When Travel Returns: Travel Policy and Compliance

May 26, 2020

Remember when the COVID-19 pandemic hit and everyone was scrambling to figure out what to do in terms of travel? Let’s not do that again. In the event of another pandemic (or this one comes back for an encore), having a plan spelled out for your travelers and organization will help.

If you are responsible for managing travel across the globe, you likely are already aware of the complexities during normal times. “Getting your global program back up and running will require a measured and strategic approach”, says Nicole Wilcock, Executive Director, Global Network at Radius Travel. Here’s a good way to update your travel policy and make sure that every question or issue that may come up is answered. Just like a journalist is trained to do at the beginning of a news story, it’s smart to focus on the five W’s: WHO?  WHAT?  WHEN? WHERE?  WHY?


Depending on your business, you may not want to send your entire traveling workforce out on the road all at once. Rolling travel out in phases will help keep travelers healthy (not just yours, but everyone’s) and should also help your bottom line as things start getting back to normal. Think about putting a plan in place that covers just about every circumstance, so travelers have no choice but to make the right decision. 

Aspects to consider might be allowing only people with certain titles to travel. Do you have billable and non-billable travel? Maybe the nonbillable people can stay home a bit longer. An approach where only the departments that drive the most revenue are allowed to travel might really help. With whatever is best for your company and your people in mind, think about who needs to be involved in getting these policies spelled out. 


Many travel programs today are “strongly encouraged” which leaves travelers with the ‘option’ of booking through other means. It’s important companies evaluate if this is the best approach moving forward. “It’s never been as important as it is now to ensure the safety and wellbeing of your travelers,” says Rafael Gonzalez, Senior Director, Global Agency Management at Radius Travel. “Ensuring that you have a travel management company that can track traveler activity is paramount to make certain that you know where your travelers are and that they are healthy and safe.”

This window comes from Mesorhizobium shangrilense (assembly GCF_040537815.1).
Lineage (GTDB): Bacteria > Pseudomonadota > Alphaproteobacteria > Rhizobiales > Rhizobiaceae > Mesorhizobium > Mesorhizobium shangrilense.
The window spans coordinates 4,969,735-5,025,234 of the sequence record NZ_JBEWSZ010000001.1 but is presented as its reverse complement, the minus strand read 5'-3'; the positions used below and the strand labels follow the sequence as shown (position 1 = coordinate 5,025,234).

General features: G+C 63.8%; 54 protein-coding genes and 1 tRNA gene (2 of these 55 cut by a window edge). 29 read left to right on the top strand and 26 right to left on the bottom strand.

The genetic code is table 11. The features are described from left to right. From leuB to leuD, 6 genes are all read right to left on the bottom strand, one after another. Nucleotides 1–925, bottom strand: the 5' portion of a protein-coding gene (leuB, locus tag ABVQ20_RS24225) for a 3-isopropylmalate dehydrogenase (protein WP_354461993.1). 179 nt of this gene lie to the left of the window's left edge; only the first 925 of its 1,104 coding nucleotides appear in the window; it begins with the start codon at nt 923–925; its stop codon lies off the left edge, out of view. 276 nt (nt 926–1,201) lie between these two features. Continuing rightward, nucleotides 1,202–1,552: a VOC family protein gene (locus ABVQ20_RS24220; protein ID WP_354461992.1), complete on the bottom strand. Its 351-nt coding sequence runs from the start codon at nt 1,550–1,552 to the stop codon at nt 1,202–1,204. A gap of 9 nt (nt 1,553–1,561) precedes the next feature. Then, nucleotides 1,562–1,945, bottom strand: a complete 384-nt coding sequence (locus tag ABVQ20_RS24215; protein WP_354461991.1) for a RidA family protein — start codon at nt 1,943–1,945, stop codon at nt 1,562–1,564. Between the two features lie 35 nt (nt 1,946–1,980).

Should your company restrict travelers from going to certain places? Where can travelers sit on the plane? What’s your strategy for first and business class? Can travelers stay at preferred hotels only? Is it okay to stay with family and friends? What about Airbnb or taking Uber/Lyft?


Why is it important for this business traveler to go to that place to meet with those people at this time? It will be important to clearly define the benefit of travel taking place by that particular individual. If it can’t be established, is it essential? Maybe you even need to include that it is completely okay for people to not travel if they just don’t feel comfortable with it. Showing travelers that you’re on their side and that you have their best interests in mind goes a long way towards keeping travelers engaged in, and complying with, the program.

Once you have all the rules figured out, you need to determine how to monitor and enforce them. 


For those who are not initially able to travel, put clear guidelines in place for what they might do instead. In many cases, this means video conferencing. Your company has probably already revised guidelines in the wake of the COVID-19 pandemic, but connecting this to your travel policy will make the rules very clear to travelers. For example, you might want to replace all travel between departments with video conferencing for the first 90 days. Simple enough, but it may involve input from multiple departments. Are your employees still working from home or are they returning to the office? Are conference rooms configured to properly support video and are social distancing requirements being considered?

There's more where that came from!

We're really just getting started. There is much more on this topic to be found in our ebook,  The Ultimate Guide to When Travel Returns, including more questions that you should consider in your travel policy, and the nuance that may be required if your organization has a global travel policy in place. Oh, and there are also eight other chapters filled with information on other topics that you can't afford to miss. Go get that free ebook right now!

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